Sardines are incredibly versatile food. They can be served on bread as a sandwich, cooked with vegetables as a dish, or eaten with rice as a meal on its own.

They (sardines) are a good source of omega-3 fatty acids (good fat) and few foods are as high in vitamin B12,” shares Magdalin Cheong, Chief Dietitian from Dietetic & Food Services at Changi General Hospital (CGH), a member of the SingHealth group.

1. Promotes a healthy heart

Omega-3 fatty acids help prevent heart disease due to their anti-inflammatory properties, and sardines are an excellent source of them. They (omega-3 fatty acids) reduce LDL (“bad”) cholesterol and increase HDL (“good”) cholesterol. This property has been shown to help  reduce the risk of blood clots and lower blood pressure, thus reducing cardiovascular risks. 

According to the American Heart Association, recommended consumption of fatty fish a week is 2 servings to meet our omega-3 needs – one serving is around 100g cooked, which comes out to approximately a palm-sized portion.

Sardines are also excellent source of vitamin B-12, which helps cardiovascular wellbeing and gives you energy.

2. Good for bone health

As sardines are eaten as a whole, together with their tiny bones, they provide ample amount of calcium. This makes them a good choice for those who are lactose intolerant, allergic to dairy, or need more calcium in their diet.

Sardines are also rich in vitamin D, which helps to increase the body’s absorption of calcium. In order to maintain strong bones, order adults are advised to aim for 1000mg calcium intake per day. A 90g serving of sardines provides approximately 43% of one’s daily calcium requirement.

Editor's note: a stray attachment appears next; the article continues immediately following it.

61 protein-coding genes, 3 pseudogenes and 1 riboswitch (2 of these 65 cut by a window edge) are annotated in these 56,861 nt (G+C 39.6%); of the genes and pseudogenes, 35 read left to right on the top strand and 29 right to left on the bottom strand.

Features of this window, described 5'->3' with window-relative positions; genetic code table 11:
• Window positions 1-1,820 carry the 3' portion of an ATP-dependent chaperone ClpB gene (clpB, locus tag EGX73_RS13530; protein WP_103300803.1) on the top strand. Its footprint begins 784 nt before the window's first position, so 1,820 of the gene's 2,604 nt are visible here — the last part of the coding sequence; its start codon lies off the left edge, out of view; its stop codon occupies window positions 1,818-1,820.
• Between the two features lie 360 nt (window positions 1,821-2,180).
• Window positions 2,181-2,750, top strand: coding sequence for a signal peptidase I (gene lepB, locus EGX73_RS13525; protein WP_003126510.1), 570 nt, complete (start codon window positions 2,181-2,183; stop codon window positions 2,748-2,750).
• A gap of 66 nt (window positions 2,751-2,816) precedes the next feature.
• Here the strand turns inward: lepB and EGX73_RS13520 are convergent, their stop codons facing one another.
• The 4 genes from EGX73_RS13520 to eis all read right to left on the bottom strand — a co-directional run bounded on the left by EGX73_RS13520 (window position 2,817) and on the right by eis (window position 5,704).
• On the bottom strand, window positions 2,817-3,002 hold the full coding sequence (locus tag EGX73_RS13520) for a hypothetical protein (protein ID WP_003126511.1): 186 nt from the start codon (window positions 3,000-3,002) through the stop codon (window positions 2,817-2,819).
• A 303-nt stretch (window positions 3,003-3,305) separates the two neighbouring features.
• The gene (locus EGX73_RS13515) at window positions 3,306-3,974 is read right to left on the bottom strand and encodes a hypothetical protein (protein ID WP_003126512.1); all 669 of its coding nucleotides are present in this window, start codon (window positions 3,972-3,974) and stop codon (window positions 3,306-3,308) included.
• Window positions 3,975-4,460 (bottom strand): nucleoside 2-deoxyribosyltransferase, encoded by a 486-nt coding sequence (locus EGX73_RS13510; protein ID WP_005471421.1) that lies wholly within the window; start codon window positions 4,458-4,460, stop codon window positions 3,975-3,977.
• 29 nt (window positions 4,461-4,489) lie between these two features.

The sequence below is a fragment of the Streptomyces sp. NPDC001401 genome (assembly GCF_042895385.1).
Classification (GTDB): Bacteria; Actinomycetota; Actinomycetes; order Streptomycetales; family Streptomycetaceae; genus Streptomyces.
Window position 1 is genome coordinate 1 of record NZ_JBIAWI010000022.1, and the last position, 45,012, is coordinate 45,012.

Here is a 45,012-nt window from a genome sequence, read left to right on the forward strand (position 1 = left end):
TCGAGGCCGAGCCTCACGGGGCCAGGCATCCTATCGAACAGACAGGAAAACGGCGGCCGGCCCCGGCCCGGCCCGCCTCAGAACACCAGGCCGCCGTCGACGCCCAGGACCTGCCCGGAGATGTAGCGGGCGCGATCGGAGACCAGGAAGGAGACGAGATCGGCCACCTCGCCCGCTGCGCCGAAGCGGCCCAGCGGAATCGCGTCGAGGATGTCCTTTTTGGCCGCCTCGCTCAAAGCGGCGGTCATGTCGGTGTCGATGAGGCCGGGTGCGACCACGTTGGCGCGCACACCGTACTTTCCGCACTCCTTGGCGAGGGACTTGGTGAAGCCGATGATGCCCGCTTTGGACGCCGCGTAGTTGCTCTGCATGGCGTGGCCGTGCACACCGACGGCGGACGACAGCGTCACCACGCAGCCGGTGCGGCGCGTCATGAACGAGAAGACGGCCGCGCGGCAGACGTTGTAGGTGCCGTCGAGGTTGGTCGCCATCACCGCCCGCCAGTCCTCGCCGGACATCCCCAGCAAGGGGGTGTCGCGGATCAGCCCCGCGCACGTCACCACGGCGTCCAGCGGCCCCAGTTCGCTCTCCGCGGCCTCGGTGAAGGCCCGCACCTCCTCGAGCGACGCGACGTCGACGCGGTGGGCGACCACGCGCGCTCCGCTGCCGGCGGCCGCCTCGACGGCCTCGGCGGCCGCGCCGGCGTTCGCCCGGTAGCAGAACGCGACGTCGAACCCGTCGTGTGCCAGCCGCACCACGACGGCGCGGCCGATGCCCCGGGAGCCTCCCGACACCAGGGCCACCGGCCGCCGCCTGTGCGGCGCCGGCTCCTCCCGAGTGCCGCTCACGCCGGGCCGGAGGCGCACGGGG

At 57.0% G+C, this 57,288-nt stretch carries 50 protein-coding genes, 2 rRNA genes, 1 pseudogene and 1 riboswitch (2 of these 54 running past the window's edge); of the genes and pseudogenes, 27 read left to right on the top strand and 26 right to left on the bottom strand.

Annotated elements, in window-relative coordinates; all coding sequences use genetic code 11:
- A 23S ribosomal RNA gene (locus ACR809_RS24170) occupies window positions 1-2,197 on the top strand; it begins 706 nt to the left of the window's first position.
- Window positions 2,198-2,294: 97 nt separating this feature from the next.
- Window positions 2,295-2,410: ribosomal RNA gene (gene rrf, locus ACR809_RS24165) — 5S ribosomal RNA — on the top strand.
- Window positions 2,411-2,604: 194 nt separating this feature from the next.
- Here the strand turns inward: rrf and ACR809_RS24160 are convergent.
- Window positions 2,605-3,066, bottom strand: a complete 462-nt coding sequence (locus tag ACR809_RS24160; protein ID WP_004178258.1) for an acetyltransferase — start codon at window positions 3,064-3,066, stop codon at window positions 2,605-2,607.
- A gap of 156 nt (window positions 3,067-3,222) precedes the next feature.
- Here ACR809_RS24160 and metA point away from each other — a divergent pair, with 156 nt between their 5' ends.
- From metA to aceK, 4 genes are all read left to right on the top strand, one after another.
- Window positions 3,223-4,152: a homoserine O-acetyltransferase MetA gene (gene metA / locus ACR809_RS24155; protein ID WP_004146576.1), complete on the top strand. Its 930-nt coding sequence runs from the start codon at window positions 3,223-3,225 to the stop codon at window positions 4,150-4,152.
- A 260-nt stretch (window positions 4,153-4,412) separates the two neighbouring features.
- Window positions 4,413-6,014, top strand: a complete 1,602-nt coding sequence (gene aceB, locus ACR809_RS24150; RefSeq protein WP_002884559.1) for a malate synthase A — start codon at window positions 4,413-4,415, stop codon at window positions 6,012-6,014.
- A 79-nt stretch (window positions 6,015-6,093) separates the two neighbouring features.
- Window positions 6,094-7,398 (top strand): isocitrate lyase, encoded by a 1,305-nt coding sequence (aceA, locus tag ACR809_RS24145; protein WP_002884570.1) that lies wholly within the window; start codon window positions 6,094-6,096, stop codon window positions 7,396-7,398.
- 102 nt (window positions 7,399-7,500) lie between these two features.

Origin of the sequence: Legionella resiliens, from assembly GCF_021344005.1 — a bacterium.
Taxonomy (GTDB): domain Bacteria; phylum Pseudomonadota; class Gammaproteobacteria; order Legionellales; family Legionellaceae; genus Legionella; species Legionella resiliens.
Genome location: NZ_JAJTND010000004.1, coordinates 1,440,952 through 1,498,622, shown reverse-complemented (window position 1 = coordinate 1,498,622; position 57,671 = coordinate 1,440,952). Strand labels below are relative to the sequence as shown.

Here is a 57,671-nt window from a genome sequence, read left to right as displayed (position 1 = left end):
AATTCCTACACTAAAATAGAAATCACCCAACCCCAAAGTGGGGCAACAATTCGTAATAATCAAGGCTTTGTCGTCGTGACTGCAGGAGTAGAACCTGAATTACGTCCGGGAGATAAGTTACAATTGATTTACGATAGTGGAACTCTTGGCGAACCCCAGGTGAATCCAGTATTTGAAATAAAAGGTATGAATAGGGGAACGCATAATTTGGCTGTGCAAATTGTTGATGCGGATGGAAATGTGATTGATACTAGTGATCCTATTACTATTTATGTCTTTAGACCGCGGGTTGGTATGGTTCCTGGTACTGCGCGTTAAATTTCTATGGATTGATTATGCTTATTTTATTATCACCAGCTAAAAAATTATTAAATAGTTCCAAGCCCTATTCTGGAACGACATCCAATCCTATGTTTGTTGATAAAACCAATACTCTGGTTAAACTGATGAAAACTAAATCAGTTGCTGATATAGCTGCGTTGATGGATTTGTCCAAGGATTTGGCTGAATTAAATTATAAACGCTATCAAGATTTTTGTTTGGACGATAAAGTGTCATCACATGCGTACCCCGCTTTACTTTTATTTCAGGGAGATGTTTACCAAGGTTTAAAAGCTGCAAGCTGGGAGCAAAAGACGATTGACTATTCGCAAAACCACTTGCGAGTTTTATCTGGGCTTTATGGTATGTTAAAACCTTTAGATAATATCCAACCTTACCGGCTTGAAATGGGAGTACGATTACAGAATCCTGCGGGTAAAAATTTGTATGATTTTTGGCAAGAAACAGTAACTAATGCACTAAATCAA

3. Mineral-rich

In addition to being rich in calcium vitamins, sardines contain a number of beneficial minerals such as:

  • Niacin

  • Iron

  • Potassium

  • Magnesium

  • Zinc

  • Phosphorus

4. Builds muscle and keeps immunity strong

Sardines are also packed with protein, essential for growth and repair of cells and muscles. Protein also helps keep our immune systems strong.

Health precaution when eating sardines

Those with kidney problems or gout should avoid sardines as they contain a substance that creates uric acid. Uric acid build-up can cause kidney and gout issues for those who are already susceptible.

Canned sardines are also high in salt. So if you’re trying to lower your salt intake, check the food label before purchasing or alternatively, drain away the gravy.

The high calorie count of sardines is also something to be aware of if you are watching your calorie intake.

Nutritional analysis of sardine (source USDA)

This table show the nutritional value of sardines per 100g


Data - USDA​

​Data - Sardines in tomato sauce: McCance and Widdowson's 6th edition (dietplan 6) 


208 kcal​

























​Canned in oil, drained (olive oil)

Canned in tomato sauce​

Canned in brine, drained​

​Energy (kcal)




​Protein (g)




​Fat (g)




​CHO (g)




​Calcium (mg)




​Cholesterol (mg)




​Fibre (g)




​Sodium (mg)




Ref: K21

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